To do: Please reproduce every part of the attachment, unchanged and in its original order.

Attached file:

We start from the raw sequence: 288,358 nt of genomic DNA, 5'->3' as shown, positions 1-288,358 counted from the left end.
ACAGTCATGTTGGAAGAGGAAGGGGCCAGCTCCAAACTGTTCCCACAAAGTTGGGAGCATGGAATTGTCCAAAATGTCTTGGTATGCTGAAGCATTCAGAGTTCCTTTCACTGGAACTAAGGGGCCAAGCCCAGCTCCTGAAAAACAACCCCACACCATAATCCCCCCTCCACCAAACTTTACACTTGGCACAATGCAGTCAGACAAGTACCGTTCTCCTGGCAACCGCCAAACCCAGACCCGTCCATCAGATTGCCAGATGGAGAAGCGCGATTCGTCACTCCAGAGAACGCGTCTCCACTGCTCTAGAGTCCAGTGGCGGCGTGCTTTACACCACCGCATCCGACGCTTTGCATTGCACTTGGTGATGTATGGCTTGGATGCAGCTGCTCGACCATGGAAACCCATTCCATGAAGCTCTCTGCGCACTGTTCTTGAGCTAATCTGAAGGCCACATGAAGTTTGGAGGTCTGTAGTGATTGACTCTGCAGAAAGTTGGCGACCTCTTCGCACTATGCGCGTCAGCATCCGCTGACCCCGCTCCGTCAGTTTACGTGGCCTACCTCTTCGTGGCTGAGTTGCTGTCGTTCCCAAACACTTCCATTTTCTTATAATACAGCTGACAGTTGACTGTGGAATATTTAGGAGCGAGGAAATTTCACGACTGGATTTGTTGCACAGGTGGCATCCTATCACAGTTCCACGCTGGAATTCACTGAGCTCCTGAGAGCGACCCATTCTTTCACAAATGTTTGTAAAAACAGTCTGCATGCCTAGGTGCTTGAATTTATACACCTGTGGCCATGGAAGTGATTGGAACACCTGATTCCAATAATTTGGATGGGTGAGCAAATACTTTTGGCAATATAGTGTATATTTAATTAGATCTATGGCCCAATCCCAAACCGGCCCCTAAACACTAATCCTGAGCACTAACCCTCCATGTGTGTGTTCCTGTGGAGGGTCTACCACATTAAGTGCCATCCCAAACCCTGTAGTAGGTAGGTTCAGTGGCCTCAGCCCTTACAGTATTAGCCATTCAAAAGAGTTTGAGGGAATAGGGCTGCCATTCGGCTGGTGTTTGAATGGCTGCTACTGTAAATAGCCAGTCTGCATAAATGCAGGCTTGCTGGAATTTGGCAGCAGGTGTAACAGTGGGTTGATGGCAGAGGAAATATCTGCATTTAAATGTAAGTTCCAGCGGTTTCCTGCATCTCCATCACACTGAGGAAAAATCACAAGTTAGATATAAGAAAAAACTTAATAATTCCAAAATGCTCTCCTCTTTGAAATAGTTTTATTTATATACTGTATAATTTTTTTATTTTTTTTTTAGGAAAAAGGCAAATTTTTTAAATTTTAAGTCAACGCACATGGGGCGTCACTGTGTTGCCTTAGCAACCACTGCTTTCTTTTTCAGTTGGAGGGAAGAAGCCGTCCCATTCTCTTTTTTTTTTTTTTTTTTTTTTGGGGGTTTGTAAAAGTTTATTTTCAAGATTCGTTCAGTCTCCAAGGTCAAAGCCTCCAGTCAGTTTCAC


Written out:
We start from the raw sequence: 288,358 nt of genomic DNA, 5'->3' as shown, positions 1-288,358 counted from the left end.
ACAGTCATGTTGGAAGAGGAAGGGGCCAGCTCCAAACTGTTCCCACAAAGTTGGGAGCATGGAATTGTCCAAAATGTCTTGGTATGCTGAAGCATTCAGAGTTCCTTTCACTGGAACTAAGGGGCCAAGCCCAGCTCCTGAAAAACAACCCCACACCATAATCCCCCCTCCACCAAACTTTACACTTGGCACAATGCAGTCAGACAAGTACCGTTCTCCTGGCAACCGCCAAACCCAGACCCGTCCATCAGATTGCCAGATGGAGAAGCGCGATTCGTCACTCCAGAGAACGCGTCTCCACTGCTCTAGAGTCCAGTGGCGGCGTGCTTTACACCACCGCATCCGACGCTTTGCATTGCACTTGGTGATGTATGGCTTGGATGCAGCTGCTCGACCATGGAAACCCATTCCATGAAGCTCTCTGCGCACTGTTCTTGAGCTAATCTGAAGGCCACATGAAGTTTGGAGGTCTGTAGTGATTGACTCTGCAGAAAGTTGGCGACCTCTTCGCACTATGCGCGTCAGCATCCGCTGACCCCGCTCCGTCAGTTTACGTGGCCTACCTCTTCGTGGCTGAGTTGCTGTCGTTCCCAAACACTTCCATTTTCTTATAATACAGCTGACAGTTGACTGTGGAATATTTAGGAGCGAGGAAATTTCACGACTGGATTTGTTGCACAGGTGGCATCCTATCACAGTTCCACGCTGGAATTCACTGAGCTCCTGAGAGCGACCCATTCTTTCACAAATGTTTGTAAAAACAGTCTGCATGCCTAGGTGCTTGAATTTATACACCTGTGGCCATGGAAGTGATTGGAACACCTGATTCCAATAATTTGGATGGGTGAGCAAATACTTTTGGCAATATAGTGTATATTTAATTAGATCTATGGCCCAATCCCAAACCGGCCCCTAAACACTAATCCTGAGCACTAACCCTCCATGTGTGTGTTCCTGTGGAGGGTCTACCACATTAAGTGCCATCCCAAACCCTGTAGTAGGTAGGTTCAGTGGCCTCAGCCCTTACAGTATTAGCCATTCAAAAGAGTTTGAGGGAATAGGGCTGCCATTCGGCTGGTGTTTGAATGGCTGCTACTGTAAATAGCCAGTCTGCATAAATGCAGGCTTGCTGGAATTTGGCAGCAGGTGTAACAGTGGGTTGATGGCAGAGGAAATATCTGCATTTAAATGTAAGTTCCAGCGGTTTCCTGCATCTCCATCACACTGAGGAAAAATCACAAGTTAGATATAAGAAAAAACTTAATAATTCCAAAATGCTCTCCTCTTTGAAATAGTTTTATTTATATACTGTATAATTTTTTTATTTTTTTTTTAGGAAAAAGGCAAATTTTTTAAATTTTAAGTCAACGCACATGGGGCGTCACTGTGTTGCCTTAGCAACCACTGCTTTCTTTTTCAGTTGGAGGGAAGAAGCCGTCCCATTCTCTTTTTTTTTTTTTTTTTTTTTTGGGGGTTTGTAAAAGTTTATTTTCAAGATTCGTTCAGTCTCCAAGGTCAAAGCCTCCAGTCAGTTTCAC